The one vitamin pill experts say really IS worth taking

Who would have thought that the earth beneath our feet could be to blame for health woes ranging from heart disease to thyroid problems to cancer?
Yet that’s the view of some experts who say levels of selenium, a mineral essential for good health, are so low in British soil that it’s affecting the food chain, our diets and, ultimately, our risk of disease.
The body uses selenium to make ‘selenoproteins’, which work like antioxidants preventing damage to cells.  There is a growing body of evidence to show it has a key role in health.  Just last week, researchers at the University of East Anglia found people who eat large amounts of the mineral, along with vitamins C  and E, are 67 per cent less likely to develop pancreatic cancer.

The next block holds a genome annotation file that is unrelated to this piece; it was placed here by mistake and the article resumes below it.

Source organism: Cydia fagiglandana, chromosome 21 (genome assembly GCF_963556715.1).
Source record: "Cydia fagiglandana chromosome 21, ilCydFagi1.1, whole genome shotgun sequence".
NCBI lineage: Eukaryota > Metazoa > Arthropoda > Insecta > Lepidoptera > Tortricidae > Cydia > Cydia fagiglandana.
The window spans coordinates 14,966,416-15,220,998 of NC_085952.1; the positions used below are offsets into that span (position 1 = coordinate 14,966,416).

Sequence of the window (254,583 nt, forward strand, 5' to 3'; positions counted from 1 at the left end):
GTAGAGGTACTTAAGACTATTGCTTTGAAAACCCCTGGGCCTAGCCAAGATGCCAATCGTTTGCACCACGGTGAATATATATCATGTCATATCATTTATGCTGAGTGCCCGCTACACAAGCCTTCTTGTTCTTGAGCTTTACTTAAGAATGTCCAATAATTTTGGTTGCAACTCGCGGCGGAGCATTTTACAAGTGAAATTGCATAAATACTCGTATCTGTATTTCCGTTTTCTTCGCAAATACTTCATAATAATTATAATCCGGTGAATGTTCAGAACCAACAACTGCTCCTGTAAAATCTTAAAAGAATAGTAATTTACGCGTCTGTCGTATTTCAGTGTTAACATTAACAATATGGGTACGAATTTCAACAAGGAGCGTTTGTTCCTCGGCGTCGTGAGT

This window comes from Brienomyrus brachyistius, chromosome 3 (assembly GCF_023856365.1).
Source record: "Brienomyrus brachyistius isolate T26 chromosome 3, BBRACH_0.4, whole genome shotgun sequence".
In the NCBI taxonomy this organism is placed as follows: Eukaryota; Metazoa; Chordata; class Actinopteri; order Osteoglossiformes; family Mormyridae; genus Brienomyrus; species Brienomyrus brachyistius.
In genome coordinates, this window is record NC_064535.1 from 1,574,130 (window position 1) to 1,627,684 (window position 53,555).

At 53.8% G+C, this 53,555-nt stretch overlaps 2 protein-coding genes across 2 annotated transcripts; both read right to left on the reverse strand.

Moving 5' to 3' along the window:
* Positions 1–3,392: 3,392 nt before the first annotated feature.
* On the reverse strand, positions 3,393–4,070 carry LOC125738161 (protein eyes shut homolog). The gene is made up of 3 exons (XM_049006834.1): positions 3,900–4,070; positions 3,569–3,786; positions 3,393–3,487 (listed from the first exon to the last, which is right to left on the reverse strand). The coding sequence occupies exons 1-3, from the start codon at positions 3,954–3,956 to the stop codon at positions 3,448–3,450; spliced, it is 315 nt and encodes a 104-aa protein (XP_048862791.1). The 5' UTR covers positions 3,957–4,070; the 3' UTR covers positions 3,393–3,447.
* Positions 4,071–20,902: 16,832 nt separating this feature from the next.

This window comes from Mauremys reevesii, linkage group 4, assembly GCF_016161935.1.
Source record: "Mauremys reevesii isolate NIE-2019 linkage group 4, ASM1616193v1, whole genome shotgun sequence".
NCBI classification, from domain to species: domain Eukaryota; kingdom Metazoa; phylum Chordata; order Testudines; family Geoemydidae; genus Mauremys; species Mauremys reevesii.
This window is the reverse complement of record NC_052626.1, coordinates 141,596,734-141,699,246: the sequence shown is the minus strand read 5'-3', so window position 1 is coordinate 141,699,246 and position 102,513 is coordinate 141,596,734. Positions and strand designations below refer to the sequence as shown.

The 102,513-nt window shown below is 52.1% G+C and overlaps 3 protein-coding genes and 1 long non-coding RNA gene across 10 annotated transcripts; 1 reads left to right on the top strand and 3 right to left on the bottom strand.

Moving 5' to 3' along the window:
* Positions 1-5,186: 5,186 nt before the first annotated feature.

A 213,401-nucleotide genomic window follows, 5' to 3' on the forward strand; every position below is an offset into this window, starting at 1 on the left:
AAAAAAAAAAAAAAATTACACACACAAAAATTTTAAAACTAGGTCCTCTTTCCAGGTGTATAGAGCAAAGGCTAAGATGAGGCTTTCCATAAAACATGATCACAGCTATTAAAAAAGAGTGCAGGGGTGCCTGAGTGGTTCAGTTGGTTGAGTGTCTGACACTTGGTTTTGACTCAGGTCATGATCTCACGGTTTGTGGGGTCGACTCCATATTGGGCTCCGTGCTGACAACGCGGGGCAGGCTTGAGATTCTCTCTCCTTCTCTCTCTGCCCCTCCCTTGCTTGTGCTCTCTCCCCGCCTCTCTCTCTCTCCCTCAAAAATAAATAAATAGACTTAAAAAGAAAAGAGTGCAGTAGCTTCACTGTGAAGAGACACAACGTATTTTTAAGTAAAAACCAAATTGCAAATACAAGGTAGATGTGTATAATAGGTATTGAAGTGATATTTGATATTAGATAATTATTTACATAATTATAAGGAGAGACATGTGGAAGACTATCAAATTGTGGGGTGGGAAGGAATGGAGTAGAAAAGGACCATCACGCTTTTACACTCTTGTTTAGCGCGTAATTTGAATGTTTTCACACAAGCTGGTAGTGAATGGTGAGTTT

Previous research has shown that in old age a good selenium intake helps enhance brain function, so that cognition remains sharp and active. The problem is we are not getting enough.
The richest food sources of selenium are Brazil nuts, kidney, liver and fish, but the foods that make the largest contribution to our selenium intake — because we eat proportionately more of them — are cereals, bread, meat and poultry.
However, because levels of selenium in our soil are low, cattle aren’t absorbing as much when they graze, nor are crops or other fresh produce grown on it.  As a result, there is less selenium available from meat, grains and vegetables.

Source  - Daily Mail